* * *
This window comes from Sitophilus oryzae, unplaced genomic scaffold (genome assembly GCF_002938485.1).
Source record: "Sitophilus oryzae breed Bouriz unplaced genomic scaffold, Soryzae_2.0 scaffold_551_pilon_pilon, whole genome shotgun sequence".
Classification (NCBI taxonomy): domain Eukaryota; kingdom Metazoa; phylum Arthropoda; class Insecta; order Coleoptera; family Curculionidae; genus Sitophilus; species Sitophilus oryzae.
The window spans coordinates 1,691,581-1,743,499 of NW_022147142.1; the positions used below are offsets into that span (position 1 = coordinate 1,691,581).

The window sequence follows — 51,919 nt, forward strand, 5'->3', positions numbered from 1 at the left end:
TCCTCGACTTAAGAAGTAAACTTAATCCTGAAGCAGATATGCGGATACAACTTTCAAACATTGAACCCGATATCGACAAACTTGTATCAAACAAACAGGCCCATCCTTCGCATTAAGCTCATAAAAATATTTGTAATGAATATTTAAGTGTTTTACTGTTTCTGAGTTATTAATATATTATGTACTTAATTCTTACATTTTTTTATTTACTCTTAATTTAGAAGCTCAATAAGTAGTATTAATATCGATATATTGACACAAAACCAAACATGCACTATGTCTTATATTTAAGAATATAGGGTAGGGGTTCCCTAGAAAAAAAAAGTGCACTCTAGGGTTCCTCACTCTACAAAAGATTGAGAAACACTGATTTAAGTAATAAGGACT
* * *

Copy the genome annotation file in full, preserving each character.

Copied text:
This window comes from Sitophilus oryzae, unplaced genomic scaffold (genome assembly GCF_002938485.1).
Source record: "Sitophilus oryzae breed Bouriz unplaced genomic scaffold, Soryzae_2.0 scaffold_551_pilon_pilon, whole genome shotgun sequence".
Classification (NCBI taxonomy): domain Eukaryota; kingdom Metazoa; phylum Arthropoda; class Insecta; order Coleoptera; family Curculionidae; genus Sitophilus; species Sitophilus oryzae.
The window spans coordinates 1,691,581-1,743,499 of NW_022147142.1; the positions used below are offsets into that span (position 1 = coordinate 1,691,581).

The window sequence follows — 51,919 nt, forward strand, 5'->3', positions numbered from 1 at the left end:
TCCTCGACTTAAGAAGTAAACTTAATCCTGAAGCAGATATGCGGATACAACTTTCAAACATTGAACCCGATATCGACAAACTTGTATCAAACAAACAGGCCCATCCTTCGCATTAAGCTCATAAAAATATTTGTAATGAATATTTAAGTGTTTTACTGTTTCTGAGTTATTAATATATTATGTACTTAATTCTTACATTTTTTTATTTACTCTTAATTTAGAAGCTCAATAAGTAGTATTAATATCGATATATTGACACAAAACCAAACATGCACTATGTCTTATATTTAAGAATATAGGGTAGGGGTTCCCTAGAAAAAAAAAGTGCACTCTAGGGTTCCTCACTCTACAAAAGATTGAGAAACACTGATTTAAGTAATAAGGACT